Scientist of the Day - Henry Holland
Henry Holland, an English physician, was born Oct. 27, 1788. Holland was physician to quite a few distinguished Victorians, including Queen Victoria herself, who made Holland a Baronet in 1853. He was also one of the physicians who attended Charles Darwin, during the years in the 1840s when Darwin fell victim to a mysterious life-long illness. Holland diagnosed Darwin's malady as "repressed gout," an interesting syndrome, and as his prescribed treatments did not seem to bring any improvement, Darwin went off to seek the hydrotherapy establishment of Dr. Gully in Malvern, and later made a few disparaging comments in his correspondence about Holland’s competence as a physician and a scientist.
But we forgive Holland for any medical shortcomings (and remember, his most distinguished patient, Queen Victoria, lived to the age of 81), because of his enlightened views on the efficacy of travel. Beginning at age 21, Holland devoted two months of every year to travel, and he never missed a year. He went to Iceland, Europe, the Middle East, the Far East, the United States (he saw Niagara Falls five times, and even journeyed to the headwaters of the Mississippi), and to the British possessions in Canada. In his autobiography (or rather, as he calls it, his Recollections (1872), since it is quite unsystematic), he has this to say about travel:
The month of life often differs greatly from the month of the almanack; and nothing better illustrates this than the act of travelling. It expands and multiplies time by the rapid succession of events crowded into a given period, and may in this way be fairly said to lengthen the duration of life.
He made his last trip, to Russia, when he was 85, and died shortly thereafter.
We have a book in our collections that describes of Holland’s very first trip, to Iceland, in 1810, the year after Darwin was born. The principal traveler for this occasion was the Scottish geologist George Steuart Mackenzie, who brought along several young companions from the medical school at Edinburgh, Holland and Richard Bright. Mackenzie wrote about the adventure, calling his book: Travels in the Island of Iceland during the Summer of the Year MDCCCX (1811), and he credited Holland for his valuable contributions in the preface (fourth image). In fact, he allowed Holland to write the lengthy first chapter, on the history and literature of Iceland, and he even included a sketch drawn and signed by Holland as one of the book’s tailpieces (first image). We have written a post about Mackenzie and his book, where you may some of Mackenzie’s own sketches of Hekla and Geyser and the like. Holland’s other companion, by the way, Richard Bright, later became a distinguished physician at Guy’s Hospital in London and first identified an affliction of the kidneys that is now known as Bright’s disease.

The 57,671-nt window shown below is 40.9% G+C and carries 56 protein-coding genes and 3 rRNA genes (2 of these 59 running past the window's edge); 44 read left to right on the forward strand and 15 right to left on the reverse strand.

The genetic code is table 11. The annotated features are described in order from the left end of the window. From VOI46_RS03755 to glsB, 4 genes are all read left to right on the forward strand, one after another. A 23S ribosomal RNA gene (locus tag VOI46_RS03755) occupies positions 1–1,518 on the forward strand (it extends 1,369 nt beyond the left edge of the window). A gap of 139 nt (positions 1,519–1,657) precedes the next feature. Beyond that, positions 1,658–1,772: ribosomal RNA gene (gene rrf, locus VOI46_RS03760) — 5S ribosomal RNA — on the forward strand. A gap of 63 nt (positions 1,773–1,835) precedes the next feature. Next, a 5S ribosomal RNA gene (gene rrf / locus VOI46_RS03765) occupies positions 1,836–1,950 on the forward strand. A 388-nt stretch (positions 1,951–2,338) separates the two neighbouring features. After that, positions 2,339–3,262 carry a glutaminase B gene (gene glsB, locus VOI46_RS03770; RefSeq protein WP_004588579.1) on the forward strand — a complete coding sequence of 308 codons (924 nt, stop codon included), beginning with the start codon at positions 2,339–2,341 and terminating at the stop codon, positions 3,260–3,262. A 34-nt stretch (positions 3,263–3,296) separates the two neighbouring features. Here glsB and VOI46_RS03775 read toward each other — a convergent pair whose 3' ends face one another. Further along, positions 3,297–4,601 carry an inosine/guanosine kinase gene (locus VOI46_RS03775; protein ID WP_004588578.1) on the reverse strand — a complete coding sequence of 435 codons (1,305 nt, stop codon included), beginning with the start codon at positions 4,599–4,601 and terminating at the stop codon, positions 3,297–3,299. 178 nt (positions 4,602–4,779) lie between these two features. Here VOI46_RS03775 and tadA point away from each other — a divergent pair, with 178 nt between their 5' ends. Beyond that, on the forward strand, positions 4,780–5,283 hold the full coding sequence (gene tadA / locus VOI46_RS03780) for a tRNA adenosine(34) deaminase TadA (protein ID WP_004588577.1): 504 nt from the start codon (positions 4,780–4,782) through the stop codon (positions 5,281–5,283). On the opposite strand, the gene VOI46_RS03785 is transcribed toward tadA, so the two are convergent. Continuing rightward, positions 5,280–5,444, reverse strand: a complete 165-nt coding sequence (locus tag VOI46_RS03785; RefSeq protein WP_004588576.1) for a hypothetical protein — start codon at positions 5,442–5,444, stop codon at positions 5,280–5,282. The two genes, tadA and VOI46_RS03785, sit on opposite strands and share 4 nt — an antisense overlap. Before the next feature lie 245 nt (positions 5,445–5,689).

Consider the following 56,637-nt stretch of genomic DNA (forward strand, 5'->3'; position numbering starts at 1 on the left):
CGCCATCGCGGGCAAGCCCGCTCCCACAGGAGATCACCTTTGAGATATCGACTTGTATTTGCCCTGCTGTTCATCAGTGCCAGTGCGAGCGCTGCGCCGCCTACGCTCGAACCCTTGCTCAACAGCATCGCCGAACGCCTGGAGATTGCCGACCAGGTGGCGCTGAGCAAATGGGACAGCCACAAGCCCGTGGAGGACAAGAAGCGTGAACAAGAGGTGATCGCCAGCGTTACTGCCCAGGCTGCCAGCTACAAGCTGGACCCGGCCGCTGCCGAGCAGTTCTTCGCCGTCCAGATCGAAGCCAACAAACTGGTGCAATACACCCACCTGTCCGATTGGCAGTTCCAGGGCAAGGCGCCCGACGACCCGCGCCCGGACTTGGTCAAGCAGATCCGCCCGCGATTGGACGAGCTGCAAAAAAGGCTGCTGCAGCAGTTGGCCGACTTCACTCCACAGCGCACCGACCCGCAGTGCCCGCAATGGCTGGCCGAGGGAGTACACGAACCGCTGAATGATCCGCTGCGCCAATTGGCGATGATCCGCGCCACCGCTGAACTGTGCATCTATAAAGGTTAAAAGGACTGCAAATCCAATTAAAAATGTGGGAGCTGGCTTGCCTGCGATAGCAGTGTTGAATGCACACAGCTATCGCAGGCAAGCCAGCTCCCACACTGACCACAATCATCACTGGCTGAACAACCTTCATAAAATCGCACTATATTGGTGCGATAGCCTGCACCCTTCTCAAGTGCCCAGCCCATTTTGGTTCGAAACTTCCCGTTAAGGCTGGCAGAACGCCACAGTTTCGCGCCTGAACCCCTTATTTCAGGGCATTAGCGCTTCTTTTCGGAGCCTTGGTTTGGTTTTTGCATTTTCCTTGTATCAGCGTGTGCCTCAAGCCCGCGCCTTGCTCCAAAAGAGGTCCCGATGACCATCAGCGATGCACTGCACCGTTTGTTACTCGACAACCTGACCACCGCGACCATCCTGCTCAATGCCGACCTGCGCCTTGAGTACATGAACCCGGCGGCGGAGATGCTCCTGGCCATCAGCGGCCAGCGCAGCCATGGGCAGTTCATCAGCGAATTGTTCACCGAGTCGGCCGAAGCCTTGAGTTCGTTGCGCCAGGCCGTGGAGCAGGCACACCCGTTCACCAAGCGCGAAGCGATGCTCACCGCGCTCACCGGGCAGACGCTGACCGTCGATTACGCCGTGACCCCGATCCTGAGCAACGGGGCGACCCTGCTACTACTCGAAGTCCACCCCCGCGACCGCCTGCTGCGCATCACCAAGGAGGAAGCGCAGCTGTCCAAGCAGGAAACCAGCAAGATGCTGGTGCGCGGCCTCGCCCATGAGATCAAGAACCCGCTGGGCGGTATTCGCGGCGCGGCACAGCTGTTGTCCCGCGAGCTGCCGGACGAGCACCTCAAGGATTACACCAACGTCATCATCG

We do not have Holland’s Recollections in our collections, nor do we have any of the travel books he wrote on his own. We show here the titlepage and map frontispiece to a book Holland published in 1815 about a visit to Albania and the Ionian Isles, from a copy at King’s College, London (fifth image).
Being so distinguished in his own day, Sir Henry has not only an oil portrait in the National Portrait Gallery, but a portrait bust as well, and several portrait engravings. But I must say, as a character study, I prefer a wood engraving of 1873, which was used for several of his obituaries, and which we chose for our second image.
William B. Ashworth, Jr., Consultant for the History of Science, Linda Hall Library and Associate Professor emeritus, Department of History, University of Missouri-Kansas City. Comments or corrections are welcome; please direct to email@example.com.